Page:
1. Unauthorised data access: Attackers can gain access to sensitive information like usernames, passwords, personal data, financial details, or other confidential data stored in the database.

  2. Data Manipulation: Attackers can alter records, delete data, change the structure of the database, or even inject malicious code, leading to data corruption or manipulation.

  3. Denial of Service (DoS): SQL injection attacks can overload or crash the database server by executing resource-intensive queries or malicious commands, resulting in service disruptions.

  4. Privilege Escalation: If the application’s database has different user accounts with varying privileges, a successful SQLi attack can enable attackers to elevate their privileges, gaining administrative access or higher-level privileges. This opens the door for further exploitation.

  5. Full System Compromise: In some cases, a successful SQLi attack can extend beyond the database server, compromising the entire underlying operating system or web server. This grants attackers unauthorised access to the entire system, enabling arbitrary commands execution or the installation of backdoors for future exploitation.

One of the largest and most recent SQLi cases in the UK was the TalkTalk Data Breach (2015). Attackers exploited SQLi vulnerabilities to compromise TalkTalk’s networks over 14,000 times in a single month. This incident is extensively covered in Jack’s Darknet Diaries Episode 4 called ‘Panic! at the TalkTalk Board Room’.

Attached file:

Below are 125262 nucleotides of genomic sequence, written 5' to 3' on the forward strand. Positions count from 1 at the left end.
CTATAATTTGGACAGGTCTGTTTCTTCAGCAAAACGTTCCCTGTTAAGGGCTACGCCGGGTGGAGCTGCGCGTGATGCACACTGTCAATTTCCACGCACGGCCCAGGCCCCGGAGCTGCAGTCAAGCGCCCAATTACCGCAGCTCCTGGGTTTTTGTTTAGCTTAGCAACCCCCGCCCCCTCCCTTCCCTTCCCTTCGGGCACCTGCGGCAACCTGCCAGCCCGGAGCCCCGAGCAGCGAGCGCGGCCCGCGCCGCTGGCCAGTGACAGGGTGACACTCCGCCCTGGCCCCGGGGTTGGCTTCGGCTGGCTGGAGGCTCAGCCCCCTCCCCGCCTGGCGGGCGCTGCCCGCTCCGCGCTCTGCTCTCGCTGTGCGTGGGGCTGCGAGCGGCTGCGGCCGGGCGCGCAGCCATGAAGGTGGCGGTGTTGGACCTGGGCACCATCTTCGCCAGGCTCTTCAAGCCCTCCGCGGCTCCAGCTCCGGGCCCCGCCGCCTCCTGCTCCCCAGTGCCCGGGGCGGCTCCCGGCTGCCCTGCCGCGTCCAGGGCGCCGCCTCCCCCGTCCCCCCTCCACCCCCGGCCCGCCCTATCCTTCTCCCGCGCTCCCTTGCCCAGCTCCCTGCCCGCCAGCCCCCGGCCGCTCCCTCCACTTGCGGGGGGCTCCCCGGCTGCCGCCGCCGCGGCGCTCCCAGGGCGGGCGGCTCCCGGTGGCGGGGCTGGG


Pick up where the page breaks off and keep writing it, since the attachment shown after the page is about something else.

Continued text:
Further reading

The below resources cover a range of topics, from understanding SQL injection techniques to implementing preventive measures. They provide valuable insights and guidance for securing web applications against SQL injection vulnerabilities.

  1. “The Web Application Hacker’s Handbook: Finding and Exploiting Security Flaws” by Dafydd Stuttard and Marcus Pinto.

  2. “SQL Injection Attacks and Defense” by Justin Clarke.

  3. “OWASP Testing Guide” by The Open Web Application Security Project (OWASP).

  4. “SQL Injection: Attacks and Defense” (Whitepaper) by Chris Anley.

  5. “Preventing SQL Injection Attacks in ASP.NET” (Microsoft Documentation).

  6. “SQL Injection Prevention Cheat Sheet” by OWASP.

  7. “SQL Injection Walkthrough” (Tutorial) by PortSwigger.

Thank you for reading 🚶‍♂️

Top comments (0)